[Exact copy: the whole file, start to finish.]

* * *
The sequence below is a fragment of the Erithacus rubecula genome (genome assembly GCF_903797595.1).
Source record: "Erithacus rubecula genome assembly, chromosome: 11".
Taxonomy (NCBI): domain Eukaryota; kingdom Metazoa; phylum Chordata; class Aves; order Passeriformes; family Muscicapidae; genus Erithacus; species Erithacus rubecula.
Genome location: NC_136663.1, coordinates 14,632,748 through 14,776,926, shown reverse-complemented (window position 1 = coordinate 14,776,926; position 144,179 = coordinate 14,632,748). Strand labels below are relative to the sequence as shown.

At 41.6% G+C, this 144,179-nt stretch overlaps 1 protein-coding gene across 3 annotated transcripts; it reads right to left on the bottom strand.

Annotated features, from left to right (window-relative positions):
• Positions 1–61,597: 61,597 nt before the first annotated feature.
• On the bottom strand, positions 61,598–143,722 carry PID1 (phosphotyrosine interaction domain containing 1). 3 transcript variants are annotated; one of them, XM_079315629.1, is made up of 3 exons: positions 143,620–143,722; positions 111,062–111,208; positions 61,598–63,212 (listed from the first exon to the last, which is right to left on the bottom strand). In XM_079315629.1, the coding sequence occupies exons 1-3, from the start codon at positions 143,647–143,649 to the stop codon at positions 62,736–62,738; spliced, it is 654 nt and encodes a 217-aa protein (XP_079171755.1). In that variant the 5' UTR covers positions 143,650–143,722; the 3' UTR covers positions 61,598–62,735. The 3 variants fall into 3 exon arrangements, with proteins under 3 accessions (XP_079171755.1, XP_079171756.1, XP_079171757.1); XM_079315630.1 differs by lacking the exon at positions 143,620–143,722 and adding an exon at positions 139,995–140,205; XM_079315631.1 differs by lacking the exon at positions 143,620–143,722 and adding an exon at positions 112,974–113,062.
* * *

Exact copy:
The sequence below is a fragment of the Erithacus rubecula genome (genome assembly GCF_903797595.1).
Source record: "Erithacus rubecula genome assembly, chromosome: 11".
Taxonomy (NCBI): domain Eukaryota; kingdom Metazoa; phylum Chordata; class Aves; order Passeriformes; family Muscicapidae; genus Erithacus; species Erithacus rubecula.
Genome location: NC_136663.1, coordinates 14,632,748 through 14,776,926, shown reverse-complemented (window position 1 = coordinate 14,776,926; position 144,179 = coordinate 14,632,748). Strand labels below are relative to the sequence as shown.

At 41.6% G+C, this 144,179-nt stretch overlaps 1 protein-coding gene across 3 annotated transcripts; it reads right to left on the bottom strand.

Annotated features, from left to right (window-relative positions):
• Positions 1–61,597: 61,597 nt before the first annotated feature.
• On the bottom strand, positions 61,598–143,722 carry PID1 (phosphotyrosine interaction domain containing 1). 3 transcript variants are annotated; one of them, XM_079315629.1, is made up of 3 exons: positions 143,620–143,722; positions 111,062–111,208; positions 61,598–63,212 (listed from the first exon to the last, which is right to left on the bottom strand). In XM_079315629.1, the coding sequence occupies exons 1-3, from the start codon at positions 143,647–143,649 to the stop codon at positions 62,736–62,738; spliced, it is 654 nt and encodes a 217-aa protein (XP_079171755.1). In that variant the 5' UTR covers positions 143,650–143,722; the 3' UTR covers positions 61,598–62,735. The 3 variants fall into 3 exon arrangements, with proteins under 3 accessions (XP_079171755.1, XP_079171756.1, XP_079171757.1); XM_079315630.1 differs by lacking the exon at positions 143,620–143,722 and adding an exon at positions 139,995–140,205; XM_079315631.1 differs by lacking the exon at positions 143,620–143,722 and adding an exon at positions 112,974–113,062.